A lot of the heavy metal I listen to is not just sword and sorcery, but also as I said, denim and leather.  They sing about falling in love and breaking up, riding down the highway, having sex or drinking a beer, etc.  It is certainly not all epic, or a journey; still, it is exactly what I view as the pure, true metal spirit that is completely unadulterated.

Perhaps the ANUS philosophy is a hybrid of metallic romanticism with punkish "pseudo-nihilism" or fatalism (however you think of it).  What I am confident in is that it is not the same as my philosophy, or the philosophy of heavy metal and its creators.  I have seen ANUS be critical of rock music, which is absurd to me, because I am proud to shout out heavy metal as the greatest of all rock genres.  There is a reason why so many metal bands sing about rocking out; how do you people want to distance yourselves from our respectable rock-and-roller ancestors who created us?  Heavy metal is an amped up Little Richard song, to paraphrase Lemmy of Motorhead; that is a great compliment, because heavy metal amplifies the original rebellion and will to power of rock and roll and takes it a step further.  It also, in addition, branches off into new and exciting grounds that ignite my wanderlust.
Remember that even a simple trek through the woods can be a journey.

The "rebellion" exemplified by Chuck Berry, Fats Domino, and their ilk seems to me to be little more than the musical equivalent of refusing to take out the garbage. You should also keep rock 'n rolls' almost purely corporate roots in mind.

The role of punk in the development of metal is akin to the primordial integration of mitochondria into prokaryotic cells: the original organism was fully functional on its own, but new levels of complexity were only possible once these new organelles, once independent creatures themselves, became part of their biochemical makeup.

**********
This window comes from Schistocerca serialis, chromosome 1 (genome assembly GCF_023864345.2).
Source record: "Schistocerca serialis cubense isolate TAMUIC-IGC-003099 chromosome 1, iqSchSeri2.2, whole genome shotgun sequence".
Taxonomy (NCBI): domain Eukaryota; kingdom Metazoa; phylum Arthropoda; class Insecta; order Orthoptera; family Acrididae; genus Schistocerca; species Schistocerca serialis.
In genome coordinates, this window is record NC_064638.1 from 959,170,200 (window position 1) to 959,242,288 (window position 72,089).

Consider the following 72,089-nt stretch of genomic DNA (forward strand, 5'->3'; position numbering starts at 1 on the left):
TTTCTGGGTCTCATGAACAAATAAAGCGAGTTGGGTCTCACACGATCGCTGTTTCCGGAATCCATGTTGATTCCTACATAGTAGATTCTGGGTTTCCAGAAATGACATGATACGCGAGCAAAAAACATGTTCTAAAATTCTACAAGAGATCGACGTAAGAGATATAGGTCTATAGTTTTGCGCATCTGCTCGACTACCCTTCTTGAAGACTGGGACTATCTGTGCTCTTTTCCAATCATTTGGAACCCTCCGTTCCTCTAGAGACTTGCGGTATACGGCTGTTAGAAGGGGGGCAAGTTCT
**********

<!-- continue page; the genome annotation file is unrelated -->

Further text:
A simple trek through the woods may be able to be called a journey, but you and I both know that by this logic "I Kissed a Girl" by Kate Perry is a "journey."  Am I wrong to presume that when ANUS refers to musical journeys, they refer to ones that are somehow complex, epic, and/or lead us to an epiphany?

Rock and roll sonically and commercially was limited by its time, but it is easy to see the spirit.  And to be honest, I like those limits, because it makes me use my own mind to imagine the grandiosity that may not sonically exist, but certainly can be felt if you are in touch.  It is like the difference between reading a novel and watching a film.

Your analogy to prokaryotes does not work due to the reason that we do not refer to the organisms that evolved from them as "prokaryotic cells."  We refer to them as dogs, or dolphins, or human beings.  They are not more "pure prokaryotic cells" than a single prokaryotic cell.  Also, while you compare the evolution from heavy to extreme metal with prokaryotic cells to complex organisms, I would compare it between Asian men and Native American men after crossing the land bridge between modern day Russia and Alaska; they are different, but one is not clearly superior to the other.
Now things are really getting interesting. The answer to the question of how a universe arose from nothing is that nothingness is too unstable: at the quantum level, discrete particles continually pop in and out of existence. 'Something' inevitably springs into being. http://www.youtube.com/watch?v=7ImvlS8PLIo&playnext=1&videos=5gZV8uO8VZY

In response to your objection about trite pop songs also being encompassed by my definition of journey, I would point to the first novels of James Joyce, "Dubliners" and "A Portrait Of The Artist As A Young Man". Both works, particularly the latter, are centered around modern homo sapiens leading unexemplary, mundane lives, during which they have such epiphanies as you describe. They are not kings, generals, or valiant heroes, but they still achieve a great deal of moral insight and have experiences of great intensity and vividness.

Now that I think about it, much of Western civilization's greatest literature includes this theme as a central concern: War And Peace, The Death Of Ivan Ilych, Don Quixote, Hadji Murad, Anna Karenina, A Rose For Emily, Heart Of Darkness, Tintern Abbey, Notes From The Underground, The Fairy Queen, The Prelude, Light In August, Crime And Punishment, The Sorrows Of Young Werther, The Iceman Cometh, The Sound And The Fury, A Farewell To Arms, Ode To A Nightingale, Walden, Oversoul, Thus Spake Zarathustra, Lord Jim, Huck Finn, even Romeo And Juliet. I'm sure that you're not willing to assign those works to the same place in the aesthetic hierarchy as Hannah Montana and Justin Bieber?